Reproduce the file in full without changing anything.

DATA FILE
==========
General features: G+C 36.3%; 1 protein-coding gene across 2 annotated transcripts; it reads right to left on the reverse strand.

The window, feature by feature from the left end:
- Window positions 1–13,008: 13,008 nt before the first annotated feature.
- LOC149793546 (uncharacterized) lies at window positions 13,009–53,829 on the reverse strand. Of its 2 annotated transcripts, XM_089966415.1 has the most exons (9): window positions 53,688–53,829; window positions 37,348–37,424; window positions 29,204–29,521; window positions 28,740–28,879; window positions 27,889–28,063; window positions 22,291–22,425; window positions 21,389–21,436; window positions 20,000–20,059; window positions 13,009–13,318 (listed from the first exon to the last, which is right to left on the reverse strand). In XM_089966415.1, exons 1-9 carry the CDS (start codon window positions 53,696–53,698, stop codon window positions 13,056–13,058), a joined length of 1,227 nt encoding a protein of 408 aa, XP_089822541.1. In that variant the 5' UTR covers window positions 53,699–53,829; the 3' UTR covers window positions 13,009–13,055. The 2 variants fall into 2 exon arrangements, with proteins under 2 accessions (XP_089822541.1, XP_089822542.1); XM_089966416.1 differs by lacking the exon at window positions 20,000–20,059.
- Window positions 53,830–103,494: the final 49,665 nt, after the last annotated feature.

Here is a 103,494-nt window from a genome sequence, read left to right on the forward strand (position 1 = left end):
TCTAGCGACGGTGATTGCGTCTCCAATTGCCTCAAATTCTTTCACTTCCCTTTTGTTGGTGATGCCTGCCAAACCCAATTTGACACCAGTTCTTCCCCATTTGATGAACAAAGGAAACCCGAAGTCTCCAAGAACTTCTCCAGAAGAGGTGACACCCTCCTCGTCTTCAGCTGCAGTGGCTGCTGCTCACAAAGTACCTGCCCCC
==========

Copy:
General features: G+C 36.3%; 1 protein-coding gene across 2 annotated transcripts; it reads right to left on the reverse strand.

The window, feature by feature from the left end:
- Window positions 1–13,008: 13,008 nt before the first annotated feature.
- LOC149793546 (uncharacterized) lies at window positions 13,009–53,829 on the reverse strand. Of its 2 annotated transcripts, XM_089966415.1 has the most exons (9): window positions 53,688–53,829; window positions 37,348–37,424; window positions 29,204–29,521; window positions 28,740–28,879; window positions 27,889–28,063; window positions 22,291–22,425; window positions 21,389–21,436; window positions 20,000–20,059; window positions 13,009–13,318 (listed from the first exon to the last, which is right to left on the reverse strand). In XM_089966415.1, exons 1-9 carry the CDS (start codon window positions 53,696–53,698, stop codon window positions 13,056–13,058), a joined length of 1,227 nt encoding a protein of 408 aa, XP_089822541.1. In that variant the 5' UTR covers window positions 53,699–53,829; the 3' UTR covers window positions 13,009–13,055. The 2 variants fall into 2 exon arrangements, with proteins under 2 accessions (XP_089822541.1, XP_089822542.1); XM_089966416.1 differs by lacking the exon at window positions 20,000–20,059.
- Window positions 53,830–103,494: the final 49,665 nt, after the last annotated feature.

Here is a 103,494-nt window from a genome sequence, read left to right on the forward strand (position 1 = left end):
TCTAGCGACGGTGATTGCGTCTCCAATTGCCTCAAATTCTTTCACTTCCCTTTTGTTGGTGATGCCTGCCAAACCCAATTTGACACCAGTTCTTCCCCATTTGATGAACAAAGGAAACCCGAAGTCTCCAAGAACTTCTCCAGAAGAGGTGACACCCTCCTCGTCTTCAGCTGCAGTGGCTGCTGCTCACAAAGTACCTGCCCCC